By  on October 6, 2006

Jon Bon Jovi has five words to say to friend Kenneth Cole regarding his fall projects: I’ll be there for you.

Bon Jovi is the face for Cole’s newest men’s fragrance, RSVP, and is designing a limited-edition men’s and women’s jacket collection for Cole, both of which will benefit charities that work with the homeless.

“I’ve been the co-owner of an arena football team [Philadelphia Soul] for years, and all of our efforts are based in the community and giving back through a variety of charities,” said Bon Jovi during an interview Tuesday at the ad shoot for RSVP. Through the team, more than $1 million has been given to charities big and small in the Philadelphia metropolitan area. “As the years have gone on, I’ve become more drawn to the cause of homelessness. It doesn’t discriminate — race, color, creed, age. Over the last year, between the band, myself and the team, we’ve built 49 houses thus far through Habitat for Humanity and a Philadelphia-based charity called Project Home.”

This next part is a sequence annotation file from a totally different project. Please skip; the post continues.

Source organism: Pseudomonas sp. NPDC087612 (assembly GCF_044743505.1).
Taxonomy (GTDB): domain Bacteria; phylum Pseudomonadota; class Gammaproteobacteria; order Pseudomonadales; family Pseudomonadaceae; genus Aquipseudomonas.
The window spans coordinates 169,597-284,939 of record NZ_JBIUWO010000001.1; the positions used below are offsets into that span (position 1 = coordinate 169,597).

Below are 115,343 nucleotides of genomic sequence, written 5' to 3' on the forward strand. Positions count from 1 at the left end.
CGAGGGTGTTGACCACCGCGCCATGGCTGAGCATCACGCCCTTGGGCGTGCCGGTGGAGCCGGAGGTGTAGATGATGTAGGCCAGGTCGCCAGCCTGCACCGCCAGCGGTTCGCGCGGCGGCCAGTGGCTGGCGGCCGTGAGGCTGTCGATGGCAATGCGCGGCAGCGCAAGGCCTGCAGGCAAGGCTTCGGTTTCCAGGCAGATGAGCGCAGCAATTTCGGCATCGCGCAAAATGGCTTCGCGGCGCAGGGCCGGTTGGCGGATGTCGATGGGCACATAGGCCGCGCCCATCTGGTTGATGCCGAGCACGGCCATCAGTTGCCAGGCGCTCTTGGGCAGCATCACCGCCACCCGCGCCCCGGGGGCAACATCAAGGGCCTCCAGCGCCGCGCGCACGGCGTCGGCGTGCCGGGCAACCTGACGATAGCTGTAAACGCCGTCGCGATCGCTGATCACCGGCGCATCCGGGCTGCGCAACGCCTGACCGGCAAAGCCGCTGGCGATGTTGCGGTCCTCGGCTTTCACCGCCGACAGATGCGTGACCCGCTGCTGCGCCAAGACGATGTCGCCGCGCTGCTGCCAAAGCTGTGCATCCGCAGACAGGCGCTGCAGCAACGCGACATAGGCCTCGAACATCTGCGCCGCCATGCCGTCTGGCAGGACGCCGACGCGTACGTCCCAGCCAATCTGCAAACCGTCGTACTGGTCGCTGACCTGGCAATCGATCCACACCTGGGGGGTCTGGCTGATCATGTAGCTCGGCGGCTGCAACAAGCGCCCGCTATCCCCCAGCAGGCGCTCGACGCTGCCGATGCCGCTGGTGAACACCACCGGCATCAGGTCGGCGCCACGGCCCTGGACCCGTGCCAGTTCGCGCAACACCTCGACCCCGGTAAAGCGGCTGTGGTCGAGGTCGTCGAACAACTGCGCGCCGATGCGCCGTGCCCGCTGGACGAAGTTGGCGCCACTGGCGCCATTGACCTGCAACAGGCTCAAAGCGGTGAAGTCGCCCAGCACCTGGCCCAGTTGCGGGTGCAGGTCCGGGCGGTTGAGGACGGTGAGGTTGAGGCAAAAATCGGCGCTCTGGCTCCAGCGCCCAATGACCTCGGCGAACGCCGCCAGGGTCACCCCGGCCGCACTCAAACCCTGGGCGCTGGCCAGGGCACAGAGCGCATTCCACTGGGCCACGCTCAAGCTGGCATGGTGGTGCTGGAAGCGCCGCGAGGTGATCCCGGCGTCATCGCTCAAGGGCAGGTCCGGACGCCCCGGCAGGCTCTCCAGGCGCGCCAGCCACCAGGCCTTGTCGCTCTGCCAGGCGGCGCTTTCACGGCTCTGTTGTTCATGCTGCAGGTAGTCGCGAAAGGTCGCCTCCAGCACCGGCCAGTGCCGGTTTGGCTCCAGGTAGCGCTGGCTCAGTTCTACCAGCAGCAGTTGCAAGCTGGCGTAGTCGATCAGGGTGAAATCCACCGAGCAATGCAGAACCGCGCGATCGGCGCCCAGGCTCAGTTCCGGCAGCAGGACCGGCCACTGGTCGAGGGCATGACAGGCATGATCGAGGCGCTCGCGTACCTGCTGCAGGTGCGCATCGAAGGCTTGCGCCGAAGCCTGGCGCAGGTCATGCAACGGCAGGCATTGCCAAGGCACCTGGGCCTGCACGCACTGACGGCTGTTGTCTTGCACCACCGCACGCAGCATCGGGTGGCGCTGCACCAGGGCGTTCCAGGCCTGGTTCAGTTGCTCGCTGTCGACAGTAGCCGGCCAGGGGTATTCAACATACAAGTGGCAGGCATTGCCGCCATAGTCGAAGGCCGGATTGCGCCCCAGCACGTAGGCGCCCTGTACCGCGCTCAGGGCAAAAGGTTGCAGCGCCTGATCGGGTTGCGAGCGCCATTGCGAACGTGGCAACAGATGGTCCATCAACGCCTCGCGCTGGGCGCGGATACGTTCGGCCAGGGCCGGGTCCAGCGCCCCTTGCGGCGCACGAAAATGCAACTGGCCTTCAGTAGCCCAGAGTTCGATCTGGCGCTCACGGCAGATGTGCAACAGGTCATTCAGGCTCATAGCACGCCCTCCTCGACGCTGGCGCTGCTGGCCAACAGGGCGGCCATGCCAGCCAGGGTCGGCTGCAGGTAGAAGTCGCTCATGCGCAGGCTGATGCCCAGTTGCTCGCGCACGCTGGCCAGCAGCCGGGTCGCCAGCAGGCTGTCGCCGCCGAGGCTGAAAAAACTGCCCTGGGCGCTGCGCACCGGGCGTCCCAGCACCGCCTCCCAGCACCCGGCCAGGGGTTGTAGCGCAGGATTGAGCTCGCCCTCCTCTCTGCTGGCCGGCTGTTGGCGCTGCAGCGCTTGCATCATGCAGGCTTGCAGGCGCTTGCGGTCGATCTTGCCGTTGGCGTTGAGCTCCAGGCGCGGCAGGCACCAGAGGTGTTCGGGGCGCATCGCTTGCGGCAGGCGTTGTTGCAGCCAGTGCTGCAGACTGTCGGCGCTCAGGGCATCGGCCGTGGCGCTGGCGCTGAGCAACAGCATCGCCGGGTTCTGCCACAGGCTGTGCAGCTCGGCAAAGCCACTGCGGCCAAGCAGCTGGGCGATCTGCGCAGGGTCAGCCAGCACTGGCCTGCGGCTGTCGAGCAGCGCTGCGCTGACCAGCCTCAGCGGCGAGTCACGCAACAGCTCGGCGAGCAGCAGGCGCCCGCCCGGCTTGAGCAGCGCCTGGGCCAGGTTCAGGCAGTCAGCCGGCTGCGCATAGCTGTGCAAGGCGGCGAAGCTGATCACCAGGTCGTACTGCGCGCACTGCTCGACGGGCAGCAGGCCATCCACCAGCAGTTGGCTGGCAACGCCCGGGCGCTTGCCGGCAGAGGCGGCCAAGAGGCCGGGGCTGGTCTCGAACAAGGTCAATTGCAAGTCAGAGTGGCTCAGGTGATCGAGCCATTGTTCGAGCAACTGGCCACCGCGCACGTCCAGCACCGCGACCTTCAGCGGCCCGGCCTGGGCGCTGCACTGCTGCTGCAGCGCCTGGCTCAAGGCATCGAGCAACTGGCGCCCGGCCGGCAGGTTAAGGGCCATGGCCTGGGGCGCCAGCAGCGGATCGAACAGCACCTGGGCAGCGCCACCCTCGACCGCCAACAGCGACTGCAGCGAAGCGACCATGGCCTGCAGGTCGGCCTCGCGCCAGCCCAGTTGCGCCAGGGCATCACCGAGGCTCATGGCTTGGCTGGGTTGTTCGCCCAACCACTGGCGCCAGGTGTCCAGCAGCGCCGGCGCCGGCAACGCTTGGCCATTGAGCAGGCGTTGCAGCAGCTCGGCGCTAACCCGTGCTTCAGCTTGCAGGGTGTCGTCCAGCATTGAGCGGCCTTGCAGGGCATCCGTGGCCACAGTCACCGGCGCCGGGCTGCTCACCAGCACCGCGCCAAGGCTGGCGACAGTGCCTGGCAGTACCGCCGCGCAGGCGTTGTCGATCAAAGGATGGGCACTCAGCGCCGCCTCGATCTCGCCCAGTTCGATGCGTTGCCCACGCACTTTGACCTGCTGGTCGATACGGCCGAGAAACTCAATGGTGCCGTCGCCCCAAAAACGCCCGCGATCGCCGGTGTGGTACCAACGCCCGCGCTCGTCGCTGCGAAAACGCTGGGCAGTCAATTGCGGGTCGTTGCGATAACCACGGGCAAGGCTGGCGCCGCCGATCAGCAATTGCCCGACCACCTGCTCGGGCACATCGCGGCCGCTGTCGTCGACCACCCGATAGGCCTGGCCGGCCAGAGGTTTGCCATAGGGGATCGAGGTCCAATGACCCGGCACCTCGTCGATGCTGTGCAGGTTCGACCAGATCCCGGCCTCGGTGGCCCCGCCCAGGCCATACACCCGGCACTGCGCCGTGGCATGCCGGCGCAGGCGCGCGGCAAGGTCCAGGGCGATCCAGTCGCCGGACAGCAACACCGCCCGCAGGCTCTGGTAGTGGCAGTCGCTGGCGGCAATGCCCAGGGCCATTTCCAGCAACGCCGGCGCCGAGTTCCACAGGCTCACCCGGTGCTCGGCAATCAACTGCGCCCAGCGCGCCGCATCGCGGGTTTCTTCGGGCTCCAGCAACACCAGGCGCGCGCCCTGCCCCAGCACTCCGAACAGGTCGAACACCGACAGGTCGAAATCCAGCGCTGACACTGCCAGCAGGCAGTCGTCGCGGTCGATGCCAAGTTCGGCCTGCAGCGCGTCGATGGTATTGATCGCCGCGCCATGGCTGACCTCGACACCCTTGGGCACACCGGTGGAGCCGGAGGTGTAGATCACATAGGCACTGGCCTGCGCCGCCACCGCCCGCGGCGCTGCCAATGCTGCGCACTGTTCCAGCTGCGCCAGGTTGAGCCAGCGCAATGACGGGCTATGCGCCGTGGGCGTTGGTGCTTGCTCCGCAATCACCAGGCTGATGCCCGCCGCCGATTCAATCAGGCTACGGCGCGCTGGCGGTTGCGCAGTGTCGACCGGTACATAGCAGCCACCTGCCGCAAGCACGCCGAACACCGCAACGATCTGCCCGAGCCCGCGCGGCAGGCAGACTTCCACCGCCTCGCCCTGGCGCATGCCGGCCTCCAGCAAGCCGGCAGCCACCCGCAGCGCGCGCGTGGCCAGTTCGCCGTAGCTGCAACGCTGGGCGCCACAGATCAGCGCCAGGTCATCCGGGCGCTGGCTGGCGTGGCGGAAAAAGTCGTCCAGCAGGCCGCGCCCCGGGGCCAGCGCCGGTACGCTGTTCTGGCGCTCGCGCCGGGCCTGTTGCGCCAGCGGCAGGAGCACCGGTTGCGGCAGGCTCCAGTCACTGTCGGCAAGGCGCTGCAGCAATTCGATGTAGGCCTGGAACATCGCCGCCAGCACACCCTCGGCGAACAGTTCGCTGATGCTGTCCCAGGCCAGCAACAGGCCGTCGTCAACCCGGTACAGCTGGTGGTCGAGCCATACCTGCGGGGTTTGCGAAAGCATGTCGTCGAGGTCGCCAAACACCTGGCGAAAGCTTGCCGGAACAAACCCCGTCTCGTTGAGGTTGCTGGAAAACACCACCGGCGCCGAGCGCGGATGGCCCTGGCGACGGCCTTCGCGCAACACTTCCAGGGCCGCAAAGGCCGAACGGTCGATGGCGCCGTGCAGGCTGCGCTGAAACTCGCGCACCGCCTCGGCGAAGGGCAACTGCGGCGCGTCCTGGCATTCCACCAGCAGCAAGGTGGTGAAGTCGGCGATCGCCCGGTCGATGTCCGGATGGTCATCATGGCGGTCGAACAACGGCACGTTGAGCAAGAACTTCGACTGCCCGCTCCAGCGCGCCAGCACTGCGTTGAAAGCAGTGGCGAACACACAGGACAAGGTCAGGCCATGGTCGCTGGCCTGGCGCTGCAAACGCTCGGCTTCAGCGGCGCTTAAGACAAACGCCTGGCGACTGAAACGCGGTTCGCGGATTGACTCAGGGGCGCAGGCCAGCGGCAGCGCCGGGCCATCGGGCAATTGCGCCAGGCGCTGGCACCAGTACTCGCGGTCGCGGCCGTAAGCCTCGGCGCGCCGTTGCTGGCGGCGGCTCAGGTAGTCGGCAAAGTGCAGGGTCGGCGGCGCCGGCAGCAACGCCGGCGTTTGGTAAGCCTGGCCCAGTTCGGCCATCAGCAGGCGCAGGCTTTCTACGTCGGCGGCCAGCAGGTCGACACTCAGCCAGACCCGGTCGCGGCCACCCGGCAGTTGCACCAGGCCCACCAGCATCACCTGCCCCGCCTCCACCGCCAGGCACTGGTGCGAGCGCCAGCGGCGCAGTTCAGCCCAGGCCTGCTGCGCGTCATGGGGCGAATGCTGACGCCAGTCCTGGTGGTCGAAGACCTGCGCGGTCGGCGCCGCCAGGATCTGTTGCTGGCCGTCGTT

Cole also has a long history of championing a variety of charities that aid the homeless, including HELP-USA, a nonprofit organization cofounded by his wife, Maria Cuomo Cole, in 1987. “Jon had this desire to somehow do something with his celebrity and presence onstage that could manifest itself offstage,” said Cole. “He has this personal affinity for outerwear and has a collection of vintage leather jackets that are very rock ’n’ roll. We came up with the idea of launching a few exclusive, signed Jon Bon Jovi jackets that we’d sell for the holiday season, exclusively in our stores and Web site and in Saks Fifth Avenue, with proceeds to benefit the homeless.”

The limited-edition jackets, priced at $795 apiece, will be sold at Kenneth Cole New York retail stores and Saks Fifth Avenue stores beginning in November, with all proceeds benefiting HELP-USA.

“Everything I do is subtle,” joked Bon Jovi, showing off the lining of one of the jackets — a large panel inside showcases his name, although the outside of the jacket is simple and tailored. Turning serious, he said, “I said I would only do this if all of the money is given away. Kenneth’s company has always been socially conscious, so we agreed that 100 percent of the [jacket] proceeds would be given away, and I said, ‘I’m in.’”

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